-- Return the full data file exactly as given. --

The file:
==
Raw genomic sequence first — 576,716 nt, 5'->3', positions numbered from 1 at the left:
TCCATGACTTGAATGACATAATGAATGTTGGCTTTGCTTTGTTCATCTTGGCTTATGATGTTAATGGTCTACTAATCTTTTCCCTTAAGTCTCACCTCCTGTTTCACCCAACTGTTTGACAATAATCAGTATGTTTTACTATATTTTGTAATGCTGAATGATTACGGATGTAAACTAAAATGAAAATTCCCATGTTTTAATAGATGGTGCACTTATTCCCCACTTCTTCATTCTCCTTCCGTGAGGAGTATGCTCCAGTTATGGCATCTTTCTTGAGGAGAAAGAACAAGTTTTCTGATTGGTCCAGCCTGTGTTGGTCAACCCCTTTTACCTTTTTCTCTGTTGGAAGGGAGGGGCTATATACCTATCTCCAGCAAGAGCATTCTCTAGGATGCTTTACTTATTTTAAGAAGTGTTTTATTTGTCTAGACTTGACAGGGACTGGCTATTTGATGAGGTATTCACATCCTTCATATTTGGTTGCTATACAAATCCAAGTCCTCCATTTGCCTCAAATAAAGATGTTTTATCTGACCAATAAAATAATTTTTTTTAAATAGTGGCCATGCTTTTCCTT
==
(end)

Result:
Raw genomic sequence first — 576,716 nt, 5'->3', positions numbered from 1 at the left:
TCCATGACTTGAATGACATAATGAATGTTGGCTTTGCTTTGTTCATCTTGGCTTATGATGTTAATGGTCTACTAATCTTTTCCCTTAAGTCTCACCTCCTGTTTCACCCAACTGTTTGACAATAATCAGTATGTTTTACTATATTTTGTAATGCTGAATGATTACGGATGTAAACTAAAATGAAAATTCCCATGTTTTAATAGATGGTGCACTTATTCCCCACTTCTTCATTCTCCTTCCGTGAGGAGTATGCTCCAGTTATGGCATCTTTCTTGAGGAGAAAGAACAAGTTTTCTGATTGGTCCAGCCTGTGTTGGTCAACCCCTTTTACCTTTTTCTCTGTTGGAAGGGAGGGGCTATATACCTATCTCCAGCAAGAGCATTCTCTAGGATGCTTTACTTATTTTAAGAAGTGTTTTATTTGTCTAGACTTGACAGGGACTGGCTATTTGATGAGGTATTCACATCCTTCATATTTGGTTGCTATACAAATCCAAGTCCTCCATTTGCCTCAAATAAAGATGTTTTATCTGACCAATAAAATAATTTTTTTTAAATAGTGGCCATGCTTTTCCTT